From summer 1904 to the late summer 1905, Trenchard was acting Commandant of the Southern Nigeria Regiment. During his time in command, Trenchard set about bringing firm discipline to what he considered an unruly unit. Gambling was banned, drunkenness and laziness were punished and action was taken against any soldiers caught with local women.[7]

Bende-Onitsha hinterland expedition[edit]

With the appointment of a new commanding officer, Trenchard presented his plans for bringing the uncharted region 200 miles (320 km) north-west of Calabar under British control. This region between the Cross and Niger Rivers was around 1,200 square miles (3,100 km2) in area with Bende to the south and Onitsha to the west.[8] It was the largest British expedition in Nigeria to be undertaken since the Aro Expedition in 1901 and 1902.[9]

Early in the so-called Bende-Onitsha hinterland expedition, a British doctor was captured by several Igbo men and then killed and eaten according to Geary (1927). Trenchard's expedition took on a punitive character as he pursued the murderers,[10] eventually fighting a pitched battle with the men and defeating them with the use of his Maxim guns. The chiefs were brought to terms and the doctor's skull and bones recovered. Thousands of Igbo men were pressed into service as labourers, constructing roads through the jungle. His service during the Bende-Onitsha expedition saw Trenchard awarded the Distinguished Service Order in 1906.[11][12]

Work in Lagos, Munshi expedition and Commandant[edit]

Towards the end of Trenchard's 1906 expedition he contracted blackwater fever and was sent back to England on sick leave. On his return to Nigeria, Trenchard spent time completely redeveloping the barracks in Lagos, where the regiment had relocated some months earlier. He also acted as an agent for Harrods, importing goods and undercutting local merchants.[13] From November 1907 to spring 1908, Trenchard led his last expedition, consisting of only four officers, an interpreter, 25 men and three machine guns. During the expedition, Trenchard made contact with the Munshi tribe, sending gifts to their chiefs. Subsequently, roads were built and trade links established with the tribe.[14] He was Commandant with the temporary rank of lieutenant colonel from 1908 onwards.[15]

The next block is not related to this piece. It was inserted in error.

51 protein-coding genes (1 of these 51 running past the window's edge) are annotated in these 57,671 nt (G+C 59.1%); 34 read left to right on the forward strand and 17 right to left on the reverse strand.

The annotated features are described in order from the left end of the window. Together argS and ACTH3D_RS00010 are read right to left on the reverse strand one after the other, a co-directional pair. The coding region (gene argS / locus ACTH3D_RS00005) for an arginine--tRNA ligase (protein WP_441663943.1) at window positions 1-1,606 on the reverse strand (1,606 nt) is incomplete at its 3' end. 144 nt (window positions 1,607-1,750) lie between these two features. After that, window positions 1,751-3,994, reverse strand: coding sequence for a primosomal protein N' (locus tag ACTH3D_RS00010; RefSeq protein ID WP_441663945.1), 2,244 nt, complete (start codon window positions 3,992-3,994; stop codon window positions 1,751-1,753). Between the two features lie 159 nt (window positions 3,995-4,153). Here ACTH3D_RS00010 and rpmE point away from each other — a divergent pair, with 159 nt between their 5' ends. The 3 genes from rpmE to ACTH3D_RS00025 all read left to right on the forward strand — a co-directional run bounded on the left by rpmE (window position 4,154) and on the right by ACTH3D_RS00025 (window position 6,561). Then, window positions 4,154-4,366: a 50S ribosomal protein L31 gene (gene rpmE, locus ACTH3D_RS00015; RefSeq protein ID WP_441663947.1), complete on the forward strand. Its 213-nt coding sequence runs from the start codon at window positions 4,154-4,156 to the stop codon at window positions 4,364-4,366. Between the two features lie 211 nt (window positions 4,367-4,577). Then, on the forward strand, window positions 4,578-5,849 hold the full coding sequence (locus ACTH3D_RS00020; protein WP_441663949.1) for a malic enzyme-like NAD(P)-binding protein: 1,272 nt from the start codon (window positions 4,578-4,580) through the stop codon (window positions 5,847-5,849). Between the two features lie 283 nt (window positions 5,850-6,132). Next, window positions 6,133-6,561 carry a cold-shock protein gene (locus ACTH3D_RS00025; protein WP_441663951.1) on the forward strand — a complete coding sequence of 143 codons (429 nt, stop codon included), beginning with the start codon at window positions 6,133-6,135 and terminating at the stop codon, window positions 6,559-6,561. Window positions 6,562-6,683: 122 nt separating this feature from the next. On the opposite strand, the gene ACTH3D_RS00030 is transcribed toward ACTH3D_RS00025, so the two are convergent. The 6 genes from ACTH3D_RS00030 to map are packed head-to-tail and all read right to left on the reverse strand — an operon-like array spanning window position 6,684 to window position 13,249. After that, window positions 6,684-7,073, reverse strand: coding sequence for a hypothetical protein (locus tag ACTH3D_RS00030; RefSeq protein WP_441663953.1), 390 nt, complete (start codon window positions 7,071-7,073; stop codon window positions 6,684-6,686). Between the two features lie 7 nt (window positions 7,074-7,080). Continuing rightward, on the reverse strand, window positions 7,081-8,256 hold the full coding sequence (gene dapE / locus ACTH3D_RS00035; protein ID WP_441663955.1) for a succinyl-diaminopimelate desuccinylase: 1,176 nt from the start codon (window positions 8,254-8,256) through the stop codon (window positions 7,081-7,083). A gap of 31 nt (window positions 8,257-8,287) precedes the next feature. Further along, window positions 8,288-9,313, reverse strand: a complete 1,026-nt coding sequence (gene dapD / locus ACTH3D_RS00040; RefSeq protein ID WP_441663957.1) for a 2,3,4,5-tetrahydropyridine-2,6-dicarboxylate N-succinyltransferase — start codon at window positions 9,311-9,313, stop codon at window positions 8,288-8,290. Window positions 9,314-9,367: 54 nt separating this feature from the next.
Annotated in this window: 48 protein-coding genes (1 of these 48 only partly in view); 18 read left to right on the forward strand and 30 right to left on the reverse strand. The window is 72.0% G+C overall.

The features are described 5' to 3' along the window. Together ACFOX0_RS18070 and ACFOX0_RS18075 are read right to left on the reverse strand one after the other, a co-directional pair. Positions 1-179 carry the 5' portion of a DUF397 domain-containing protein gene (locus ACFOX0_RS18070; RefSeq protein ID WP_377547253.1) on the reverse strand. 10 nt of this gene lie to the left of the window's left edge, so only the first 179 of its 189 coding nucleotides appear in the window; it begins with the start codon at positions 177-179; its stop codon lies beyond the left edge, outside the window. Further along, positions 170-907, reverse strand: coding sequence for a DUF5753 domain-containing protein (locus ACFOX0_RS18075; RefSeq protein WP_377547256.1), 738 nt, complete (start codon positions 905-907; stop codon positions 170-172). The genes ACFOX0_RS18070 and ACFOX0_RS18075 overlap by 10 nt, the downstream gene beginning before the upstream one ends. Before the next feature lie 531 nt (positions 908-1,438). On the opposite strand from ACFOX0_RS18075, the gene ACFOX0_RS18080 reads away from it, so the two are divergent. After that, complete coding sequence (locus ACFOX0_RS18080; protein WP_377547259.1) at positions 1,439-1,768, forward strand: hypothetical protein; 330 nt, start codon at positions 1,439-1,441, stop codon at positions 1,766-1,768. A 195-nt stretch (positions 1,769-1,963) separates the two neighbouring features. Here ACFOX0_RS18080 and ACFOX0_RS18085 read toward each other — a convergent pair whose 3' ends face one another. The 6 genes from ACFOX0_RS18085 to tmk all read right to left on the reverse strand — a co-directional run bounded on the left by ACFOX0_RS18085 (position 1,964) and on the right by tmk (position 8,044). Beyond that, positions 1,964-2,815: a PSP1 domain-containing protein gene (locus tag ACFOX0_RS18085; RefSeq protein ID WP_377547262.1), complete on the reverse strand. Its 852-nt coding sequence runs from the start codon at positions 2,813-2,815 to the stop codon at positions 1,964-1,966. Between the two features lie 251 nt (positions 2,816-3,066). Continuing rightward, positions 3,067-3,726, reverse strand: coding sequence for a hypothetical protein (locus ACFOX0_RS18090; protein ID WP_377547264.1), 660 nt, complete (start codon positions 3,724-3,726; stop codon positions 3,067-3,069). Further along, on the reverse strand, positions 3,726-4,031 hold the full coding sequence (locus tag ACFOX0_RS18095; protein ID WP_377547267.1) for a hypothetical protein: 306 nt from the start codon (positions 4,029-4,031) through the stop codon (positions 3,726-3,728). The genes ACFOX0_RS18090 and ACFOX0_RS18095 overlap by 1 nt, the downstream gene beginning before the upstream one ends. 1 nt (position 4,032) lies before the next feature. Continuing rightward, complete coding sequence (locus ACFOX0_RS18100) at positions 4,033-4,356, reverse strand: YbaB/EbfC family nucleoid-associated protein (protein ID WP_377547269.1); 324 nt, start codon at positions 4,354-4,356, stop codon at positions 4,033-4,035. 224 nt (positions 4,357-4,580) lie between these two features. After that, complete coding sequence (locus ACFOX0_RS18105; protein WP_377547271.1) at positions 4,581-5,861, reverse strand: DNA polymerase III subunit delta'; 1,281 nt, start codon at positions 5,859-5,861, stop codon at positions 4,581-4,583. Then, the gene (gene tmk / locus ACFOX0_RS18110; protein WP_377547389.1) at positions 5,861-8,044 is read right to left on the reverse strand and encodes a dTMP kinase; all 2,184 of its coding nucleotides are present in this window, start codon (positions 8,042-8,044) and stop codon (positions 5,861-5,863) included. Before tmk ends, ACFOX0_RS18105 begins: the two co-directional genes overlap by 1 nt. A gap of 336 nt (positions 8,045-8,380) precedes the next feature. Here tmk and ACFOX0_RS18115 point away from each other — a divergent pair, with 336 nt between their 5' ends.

Footnotes[edit]

  1. ^ Boyle 1962:pp. 71–72
  2. ^ Boyle 1962: pp. 72–73
  3. ^ Boyle 1962: pp. 73–74
  4. ^ Boyle 1962:pp. 74–79
  5. ^ Boyle 1962:pp. 79–81
  6. ^ Ijezie 1987:p. 51
  7. ^ Boyle 1962:pp. 81–82
  8. ^ Boyle 1962:p. 82
  9. ^ The London Gazette: no. 27950. p. 6311. 18 September 1906. Retrieved 2009-12-08.
  10. ^ Geary 1965:p. 128
  11. ^ Boyle 1962:pp. 83–85
  12. ^ The London Gazette: no. 27950. p. 6312. 18 September 1906. Retrieved 2008-10-27.
  13. ^ Boyle 1962:pp. 87–88
  14. ^ Boyle 1962:pp. 88–90
  15. ^ The London Gazette: no. 28165. p. 5812. 7 August 1908. Retrieved 2009-12-06.

References[edit]

  • Boyle, Andrew (1962). Trenchard Man of Vision. St James's Place, London: Collins. 
  • Geary, Sir William Nevill Montgomerie (1965) [First published 1927]. Nigeria under British rule. London: Frank Cass & Co Ltd. 
  • Ijezie, E. O. (1987), "Chieftaincy Institution in Nnewi up to the end of the Colonial Period", Nigeria: University of Nigeria  Missing or empty |title= (help)
  • Nwokeji, G Ugo (2002). "Politicization of Merchant Capital During Decolonization: European Business in Nigeria, 1948-1951". In Oyebade, Adebayo. The transformation of Nigeria: essays in honor of Toyin Falola. Trenton, New Jersey and Asmara, Eritrea: Africa World Press Inc. ISBN 0-86543-997-4.